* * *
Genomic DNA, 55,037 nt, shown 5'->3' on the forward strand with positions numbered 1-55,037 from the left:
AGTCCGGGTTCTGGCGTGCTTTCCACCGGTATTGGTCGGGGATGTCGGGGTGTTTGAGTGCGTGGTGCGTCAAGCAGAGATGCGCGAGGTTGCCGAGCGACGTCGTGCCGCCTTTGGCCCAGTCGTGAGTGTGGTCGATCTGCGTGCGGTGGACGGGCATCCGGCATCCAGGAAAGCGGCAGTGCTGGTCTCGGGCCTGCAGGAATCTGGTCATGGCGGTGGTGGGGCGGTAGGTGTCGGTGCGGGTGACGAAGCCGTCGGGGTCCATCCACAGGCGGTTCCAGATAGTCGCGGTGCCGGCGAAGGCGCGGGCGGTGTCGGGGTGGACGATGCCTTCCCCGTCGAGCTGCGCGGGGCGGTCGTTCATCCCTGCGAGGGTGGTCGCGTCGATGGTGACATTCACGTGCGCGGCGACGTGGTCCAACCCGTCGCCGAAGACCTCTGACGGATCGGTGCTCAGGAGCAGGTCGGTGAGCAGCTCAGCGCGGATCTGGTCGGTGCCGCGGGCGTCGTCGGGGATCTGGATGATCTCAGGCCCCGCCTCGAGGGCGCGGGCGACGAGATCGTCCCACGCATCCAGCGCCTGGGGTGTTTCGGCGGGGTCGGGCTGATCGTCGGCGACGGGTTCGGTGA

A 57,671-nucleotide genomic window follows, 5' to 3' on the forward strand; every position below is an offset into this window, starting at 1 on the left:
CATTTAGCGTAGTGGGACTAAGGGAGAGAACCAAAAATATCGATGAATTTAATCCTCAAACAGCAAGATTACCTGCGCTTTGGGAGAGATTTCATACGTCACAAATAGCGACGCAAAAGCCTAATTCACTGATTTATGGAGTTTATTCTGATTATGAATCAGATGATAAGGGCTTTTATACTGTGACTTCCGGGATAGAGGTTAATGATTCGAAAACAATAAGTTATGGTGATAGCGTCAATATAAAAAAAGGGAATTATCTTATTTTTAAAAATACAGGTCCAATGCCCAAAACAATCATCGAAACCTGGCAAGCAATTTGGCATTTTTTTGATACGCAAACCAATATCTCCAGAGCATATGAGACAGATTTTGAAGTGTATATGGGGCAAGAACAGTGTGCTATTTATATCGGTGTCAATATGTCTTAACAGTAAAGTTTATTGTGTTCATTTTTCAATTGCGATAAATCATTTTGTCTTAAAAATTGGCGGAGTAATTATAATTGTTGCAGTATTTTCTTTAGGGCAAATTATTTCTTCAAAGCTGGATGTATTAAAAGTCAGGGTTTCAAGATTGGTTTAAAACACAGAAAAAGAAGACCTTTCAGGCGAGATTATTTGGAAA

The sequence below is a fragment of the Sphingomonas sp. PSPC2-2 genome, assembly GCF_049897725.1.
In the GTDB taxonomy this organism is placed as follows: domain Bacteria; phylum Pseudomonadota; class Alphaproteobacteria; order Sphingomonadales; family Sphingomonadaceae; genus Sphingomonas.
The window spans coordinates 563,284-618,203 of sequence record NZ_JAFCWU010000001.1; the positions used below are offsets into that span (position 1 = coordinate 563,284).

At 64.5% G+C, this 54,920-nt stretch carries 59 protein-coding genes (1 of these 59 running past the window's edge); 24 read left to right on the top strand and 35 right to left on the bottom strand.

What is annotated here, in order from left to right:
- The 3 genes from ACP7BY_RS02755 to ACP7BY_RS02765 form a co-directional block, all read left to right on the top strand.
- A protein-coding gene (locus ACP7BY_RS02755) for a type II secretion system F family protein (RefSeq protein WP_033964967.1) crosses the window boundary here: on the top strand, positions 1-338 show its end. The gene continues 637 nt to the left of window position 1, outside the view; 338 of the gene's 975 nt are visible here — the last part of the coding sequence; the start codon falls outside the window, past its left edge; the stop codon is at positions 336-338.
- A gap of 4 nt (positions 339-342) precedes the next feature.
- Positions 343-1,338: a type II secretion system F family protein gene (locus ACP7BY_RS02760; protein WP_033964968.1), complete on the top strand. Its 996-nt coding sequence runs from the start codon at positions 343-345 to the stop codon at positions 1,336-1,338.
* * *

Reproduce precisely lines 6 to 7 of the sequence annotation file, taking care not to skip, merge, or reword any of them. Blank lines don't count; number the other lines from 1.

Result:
In the GTDB taxonomy this organism is placed as follows: domain Bacteria; phylum Pseudomonadota; class Alphaproteobacteria; order Sphingomonadales; family Sphingomonadaceae; genus Sphingomonas.
The window spans coordinates 563,284-618,203 of sequence record NZ_JAFCWU010000001.1; the positions used below are offsets into that span (position 1 = coordinate 563,284).